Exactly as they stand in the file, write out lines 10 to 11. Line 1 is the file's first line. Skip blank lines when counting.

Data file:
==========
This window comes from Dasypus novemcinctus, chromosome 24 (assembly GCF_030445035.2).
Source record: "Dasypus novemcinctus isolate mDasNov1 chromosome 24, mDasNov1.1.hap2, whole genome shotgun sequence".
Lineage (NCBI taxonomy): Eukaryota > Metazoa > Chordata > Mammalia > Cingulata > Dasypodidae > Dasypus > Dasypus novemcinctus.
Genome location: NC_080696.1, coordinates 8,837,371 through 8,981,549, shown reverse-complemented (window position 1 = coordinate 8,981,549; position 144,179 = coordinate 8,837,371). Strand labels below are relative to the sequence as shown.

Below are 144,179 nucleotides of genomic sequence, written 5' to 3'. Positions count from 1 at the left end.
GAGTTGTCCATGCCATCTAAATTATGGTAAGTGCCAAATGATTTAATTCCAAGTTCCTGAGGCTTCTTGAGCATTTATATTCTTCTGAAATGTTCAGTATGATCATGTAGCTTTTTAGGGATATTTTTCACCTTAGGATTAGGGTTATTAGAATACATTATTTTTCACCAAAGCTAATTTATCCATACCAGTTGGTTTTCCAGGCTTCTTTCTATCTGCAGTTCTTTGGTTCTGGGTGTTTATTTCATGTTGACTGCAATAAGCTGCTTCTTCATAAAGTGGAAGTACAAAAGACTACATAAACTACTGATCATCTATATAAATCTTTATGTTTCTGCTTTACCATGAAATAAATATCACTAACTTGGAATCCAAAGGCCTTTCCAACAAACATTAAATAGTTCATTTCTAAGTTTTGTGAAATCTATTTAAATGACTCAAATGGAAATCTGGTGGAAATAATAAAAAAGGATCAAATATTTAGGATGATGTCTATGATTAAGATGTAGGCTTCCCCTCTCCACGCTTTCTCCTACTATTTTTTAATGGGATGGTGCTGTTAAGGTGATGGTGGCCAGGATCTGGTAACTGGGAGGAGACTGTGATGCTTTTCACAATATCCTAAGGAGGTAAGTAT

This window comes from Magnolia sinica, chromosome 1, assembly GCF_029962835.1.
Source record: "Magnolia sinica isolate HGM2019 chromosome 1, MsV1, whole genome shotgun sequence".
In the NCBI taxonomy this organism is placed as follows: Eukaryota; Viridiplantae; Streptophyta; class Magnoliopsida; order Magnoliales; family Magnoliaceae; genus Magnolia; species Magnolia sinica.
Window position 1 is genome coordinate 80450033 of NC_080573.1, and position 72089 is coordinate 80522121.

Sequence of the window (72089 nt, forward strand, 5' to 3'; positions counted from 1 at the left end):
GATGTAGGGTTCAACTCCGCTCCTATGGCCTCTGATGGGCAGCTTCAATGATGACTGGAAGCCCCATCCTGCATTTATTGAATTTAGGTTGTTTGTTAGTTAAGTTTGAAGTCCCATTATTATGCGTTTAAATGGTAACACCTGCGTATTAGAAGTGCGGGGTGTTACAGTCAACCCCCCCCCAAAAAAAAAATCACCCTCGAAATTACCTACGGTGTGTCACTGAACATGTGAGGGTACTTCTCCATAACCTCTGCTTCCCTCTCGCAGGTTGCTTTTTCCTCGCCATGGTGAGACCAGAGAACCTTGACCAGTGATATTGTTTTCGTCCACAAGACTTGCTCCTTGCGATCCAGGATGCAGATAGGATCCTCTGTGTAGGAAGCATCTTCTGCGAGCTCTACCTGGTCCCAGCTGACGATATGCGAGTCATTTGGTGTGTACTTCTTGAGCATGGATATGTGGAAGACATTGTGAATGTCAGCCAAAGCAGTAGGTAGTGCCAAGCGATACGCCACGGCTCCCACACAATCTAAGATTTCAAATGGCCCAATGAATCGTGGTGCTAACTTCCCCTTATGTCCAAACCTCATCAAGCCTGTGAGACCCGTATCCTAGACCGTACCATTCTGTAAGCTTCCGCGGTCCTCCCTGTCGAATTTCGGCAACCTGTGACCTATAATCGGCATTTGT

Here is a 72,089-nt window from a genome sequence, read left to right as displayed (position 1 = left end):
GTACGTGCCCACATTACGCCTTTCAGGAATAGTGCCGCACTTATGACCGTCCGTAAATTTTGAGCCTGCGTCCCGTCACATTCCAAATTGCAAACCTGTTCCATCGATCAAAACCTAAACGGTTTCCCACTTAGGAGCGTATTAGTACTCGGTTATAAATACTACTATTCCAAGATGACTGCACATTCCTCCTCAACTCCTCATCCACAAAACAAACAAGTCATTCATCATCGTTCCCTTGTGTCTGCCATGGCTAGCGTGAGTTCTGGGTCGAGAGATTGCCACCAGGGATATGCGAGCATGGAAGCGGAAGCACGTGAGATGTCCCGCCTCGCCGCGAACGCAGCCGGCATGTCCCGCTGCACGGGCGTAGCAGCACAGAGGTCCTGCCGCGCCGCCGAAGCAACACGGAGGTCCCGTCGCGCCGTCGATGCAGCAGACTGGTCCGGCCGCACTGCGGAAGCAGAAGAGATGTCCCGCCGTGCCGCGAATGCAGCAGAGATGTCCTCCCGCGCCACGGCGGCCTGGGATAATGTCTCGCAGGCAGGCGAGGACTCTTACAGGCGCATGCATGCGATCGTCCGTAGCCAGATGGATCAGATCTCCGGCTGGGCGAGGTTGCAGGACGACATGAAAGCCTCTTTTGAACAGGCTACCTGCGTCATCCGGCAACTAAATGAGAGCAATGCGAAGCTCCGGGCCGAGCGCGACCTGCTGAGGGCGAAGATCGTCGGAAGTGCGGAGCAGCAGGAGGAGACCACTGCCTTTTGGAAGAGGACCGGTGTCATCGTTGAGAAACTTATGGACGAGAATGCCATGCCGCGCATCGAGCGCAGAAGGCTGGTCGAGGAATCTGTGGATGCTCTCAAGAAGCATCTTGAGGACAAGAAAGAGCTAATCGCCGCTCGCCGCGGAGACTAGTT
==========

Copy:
Window position 1 is genome coordinate 80450033 of NC_080573.1, and position 72089 is coordinate 80522121.

Sequence of the window (72089 nt, forward strand, 5' to 3'; positions counted from 1 at the left end):